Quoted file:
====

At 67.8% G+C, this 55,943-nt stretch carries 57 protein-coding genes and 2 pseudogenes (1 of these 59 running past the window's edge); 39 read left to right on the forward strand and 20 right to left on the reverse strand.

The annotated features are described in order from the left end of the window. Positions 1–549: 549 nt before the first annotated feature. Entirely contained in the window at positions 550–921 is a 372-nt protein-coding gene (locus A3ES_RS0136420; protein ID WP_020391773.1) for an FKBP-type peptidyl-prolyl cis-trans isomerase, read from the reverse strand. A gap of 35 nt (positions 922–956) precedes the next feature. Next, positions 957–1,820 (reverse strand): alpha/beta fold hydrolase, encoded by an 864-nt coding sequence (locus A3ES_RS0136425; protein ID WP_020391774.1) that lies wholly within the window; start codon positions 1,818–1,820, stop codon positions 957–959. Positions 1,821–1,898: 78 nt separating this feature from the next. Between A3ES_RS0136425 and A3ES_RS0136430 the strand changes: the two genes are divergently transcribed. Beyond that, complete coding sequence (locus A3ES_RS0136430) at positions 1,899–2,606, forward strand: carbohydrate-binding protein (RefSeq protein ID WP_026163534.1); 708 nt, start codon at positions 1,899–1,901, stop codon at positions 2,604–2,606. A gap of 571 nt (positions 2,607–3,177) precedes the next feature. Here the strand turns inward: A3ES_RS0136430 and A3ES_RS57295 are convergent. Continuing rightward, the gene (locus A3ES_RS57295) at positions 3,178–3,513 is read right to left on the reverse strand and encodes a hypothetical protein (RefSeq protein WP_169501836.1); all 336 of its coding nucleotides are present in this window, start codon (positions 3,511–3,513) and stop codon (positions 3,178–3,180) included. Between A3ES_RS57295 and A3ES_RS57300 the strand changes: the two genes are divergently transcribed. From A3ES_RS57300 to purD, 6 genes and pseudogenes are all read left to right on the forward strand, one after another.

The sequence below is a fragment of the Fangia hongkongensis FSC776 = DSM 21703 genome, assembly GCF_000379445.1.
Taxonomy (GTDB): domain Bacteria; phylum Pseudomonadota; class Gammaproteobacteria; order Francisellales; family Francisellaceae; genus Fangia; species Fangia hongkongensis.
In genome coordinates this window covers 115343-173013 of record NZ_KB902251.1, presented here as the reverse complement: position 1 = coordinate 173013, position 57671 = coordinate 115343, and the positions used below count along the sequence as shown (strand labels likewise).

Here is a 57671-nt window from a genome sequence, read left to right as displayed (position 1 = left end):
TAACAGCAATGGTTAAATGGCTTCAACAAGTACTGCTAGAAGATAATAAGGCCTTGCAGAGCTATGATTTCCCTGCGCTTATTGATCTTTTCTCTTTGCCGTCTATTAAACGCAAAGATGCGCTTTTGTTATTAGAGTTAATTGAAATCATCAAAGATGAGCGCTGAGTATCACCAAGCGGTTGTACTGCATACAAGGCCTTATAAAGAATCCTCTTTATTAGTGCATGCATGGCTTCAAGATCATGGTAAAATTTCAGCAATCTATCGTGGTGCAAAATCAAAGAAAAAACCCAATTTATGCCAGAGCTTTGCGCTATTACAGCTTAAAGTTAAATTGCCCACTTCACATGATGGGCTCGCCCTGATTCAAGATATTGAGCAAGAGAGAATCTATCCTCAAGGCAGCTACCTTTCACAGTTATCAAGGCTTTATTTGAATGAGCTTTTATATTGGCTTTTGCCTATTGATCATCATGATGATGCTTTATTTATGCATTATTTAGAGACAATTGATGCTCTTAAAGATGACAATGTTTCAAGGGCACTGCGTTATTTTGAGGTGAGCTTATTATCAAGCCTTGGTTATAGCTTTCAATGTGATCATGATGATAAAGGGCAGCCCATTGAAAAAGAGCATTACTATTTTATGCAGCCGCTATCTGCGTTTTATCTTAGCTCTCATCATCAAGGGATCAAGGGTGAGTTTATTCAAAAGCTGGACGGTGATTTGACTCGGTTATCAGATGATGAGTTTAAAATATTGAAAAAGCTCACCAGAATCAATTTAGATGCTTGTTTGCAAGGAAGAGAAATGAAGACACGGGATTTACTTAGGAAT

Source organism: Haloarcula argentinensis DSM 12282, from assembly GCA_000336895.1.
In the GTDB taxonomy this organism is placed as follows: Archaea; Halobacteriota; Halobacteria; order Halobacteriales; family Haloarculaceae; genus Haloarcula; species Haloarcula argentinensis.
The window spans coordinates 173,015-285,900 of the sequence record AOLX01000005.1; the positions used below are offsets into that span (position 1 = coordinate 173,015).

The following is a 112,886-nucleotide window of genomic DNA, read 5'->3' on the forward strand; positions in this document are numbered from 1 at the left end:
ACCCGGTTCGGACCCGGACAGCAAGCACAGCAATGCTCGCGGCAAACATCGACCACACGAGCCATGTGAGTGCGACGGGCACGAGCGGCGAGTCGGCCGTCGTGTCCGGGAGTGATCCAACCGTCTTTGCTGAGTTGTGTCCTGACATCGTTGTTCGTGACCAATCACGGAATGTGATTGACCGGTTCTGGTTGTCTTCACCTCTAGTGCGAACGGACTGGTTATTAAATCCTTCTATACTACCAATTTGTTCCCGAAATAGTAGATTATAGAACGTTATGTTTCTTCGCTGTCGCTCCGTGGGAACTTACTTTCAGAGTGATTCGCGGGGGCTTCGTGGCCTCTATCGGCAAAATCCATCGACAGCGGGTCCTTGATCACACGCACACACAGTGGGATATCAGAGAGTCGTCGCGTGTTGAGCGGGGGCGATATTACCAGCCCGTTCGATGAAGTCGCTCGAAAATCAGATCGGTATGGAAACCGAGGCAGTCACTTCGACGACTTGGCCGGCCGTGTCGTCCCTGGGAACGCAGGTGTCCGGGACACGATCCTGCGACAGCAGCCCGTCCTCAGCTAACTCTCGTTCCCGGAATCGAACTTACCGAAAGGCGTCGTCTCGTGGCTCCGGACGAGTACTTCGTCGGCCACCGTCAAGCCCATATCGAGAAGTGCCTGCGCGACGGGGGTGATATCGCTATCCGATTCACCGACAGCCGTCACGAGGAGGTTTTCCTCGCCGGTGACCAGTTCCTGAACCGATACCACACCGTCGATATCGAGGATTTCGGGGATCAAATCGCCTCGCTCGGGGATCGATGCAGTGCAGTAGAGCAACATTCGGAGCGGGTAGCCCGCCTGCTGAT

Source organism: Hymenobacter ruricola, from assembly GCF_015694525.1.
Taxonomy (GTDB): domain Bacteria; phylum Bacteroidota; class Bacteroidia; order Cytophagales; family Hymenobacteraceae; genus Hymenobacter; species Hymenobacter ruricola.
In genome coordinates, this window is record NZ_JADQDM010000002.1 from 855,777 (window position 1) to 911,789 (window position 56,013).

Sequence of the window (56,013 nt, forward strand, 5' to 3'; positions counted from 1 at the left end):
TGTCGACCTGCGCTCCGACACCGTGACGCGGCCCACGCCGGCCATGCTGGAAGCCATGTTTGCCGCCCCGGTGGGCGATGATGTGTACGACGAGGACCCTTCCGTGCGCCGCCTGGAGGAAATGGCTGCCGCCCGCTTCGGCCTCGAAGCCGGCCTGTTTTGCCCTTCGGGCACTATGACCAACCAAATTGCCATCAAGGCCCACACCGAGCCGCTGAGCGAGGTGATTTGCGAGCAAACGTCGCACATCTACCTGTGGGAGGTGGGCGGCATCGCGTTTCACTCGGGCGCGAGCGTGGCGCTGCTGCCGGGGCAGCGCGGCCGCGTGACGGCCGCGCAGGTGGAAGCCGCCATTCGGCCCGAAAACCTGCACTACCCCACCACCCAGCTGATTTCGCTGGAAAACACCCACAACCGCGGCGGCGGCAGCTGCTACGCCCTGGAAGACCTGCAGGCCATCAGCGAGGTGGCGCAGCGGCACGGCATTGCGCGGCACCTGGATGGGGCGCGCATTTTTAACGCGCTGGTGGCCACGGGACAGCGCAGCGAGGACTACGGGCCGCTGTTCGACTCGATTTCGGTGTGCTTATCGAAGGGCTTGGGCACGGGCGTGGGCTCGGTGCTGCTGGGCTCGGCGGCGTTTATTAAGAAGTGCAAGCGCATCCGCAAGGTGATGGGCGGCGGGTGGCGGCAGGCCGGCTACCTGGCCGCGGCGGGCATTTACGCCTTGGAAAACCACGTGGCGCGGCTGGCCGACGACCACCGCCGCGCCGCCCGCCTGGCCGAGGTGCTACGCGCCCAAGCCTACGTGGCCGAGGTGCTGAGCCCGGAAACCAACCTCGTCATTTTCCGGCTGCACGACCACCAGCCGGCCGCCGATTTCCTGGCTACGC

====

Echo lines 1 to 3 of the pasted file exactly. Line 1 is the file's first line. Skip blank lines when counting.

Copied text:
At 67.8% G+C, this 55,943-nt stretch carries 57 protein-coding genes and 2 pseudogenes (1 of these 59 running past the window's edge); 39 read left to right on the forward strand and 20 right to left on the reverse strand.

The annotated features are described in order from the left end of the window. Positions 1–549: 549 nt before the first annotated feature. Entirely contained in the window at positions 550–921 is a 372-nt protein-coding gene (locus A3ES_RS0136420; protein ID WP_020391773.1) for an FKBP-type peptidyl-prolyl cis-trans isomerase, read from the reverse strand. A gap of 35 nt (positions 922–956) precedes the next feature. Next, positions 957–1,820 (reverse strand): alpha/beta fold hydrolase, encoded by an 864-nt coding sequence (locus A3ES_RS0136425; protein ID WP_020391774.1) that lies wholly within the window; start codon positions 1,818–1,820, stop codon positions 957–959. Positions 1,821–1,898: 78 nt separating this feature from the next. Between A3ES_RS0136425 and A3ES_RS0136430 the strand changes: the two genes are divergently transcribed. Beyond that, complete coding sequence (locus A3ES_RS0136430) at positions 1,899–2,606, forward strand: carbohydrate-binding protein (RefSeq protein ID WP_026163534.1); 708 nt, start codon at positions 1,899–1,901, stop codon at positions 2,604–2,606. A gap of 571 nt (positions 2,607–3,177) precedes the next feature. Here the strand turns inward: A3ES_RS0136430 and A3ES_RS57295 are convergent. Continuing rightward, the gene (locus A3ES_RS57295) at positions 3,178–3,513 is read right to left on the reverse strand and encodes a hypothetical protein (RefSeq protein WP_169501836.1); all 336 of its coding nucleotides are present in this window, start codon (positions 3,511–3,513) and stop codon (positions 3,178–3,180) included. Between A3ES_RS57295 and A3ES_RS57300 the strand changes: the two genes are divergently transcribed. From A3ES_RS57300 to purD, 6 genes and pseudogenes are all read left to right on the forward strand, one after another.

The sequence below is a fragment of the Fangia hongkongensis FSC776 = DSM 21703 genome, assembly GCF_000379445.1.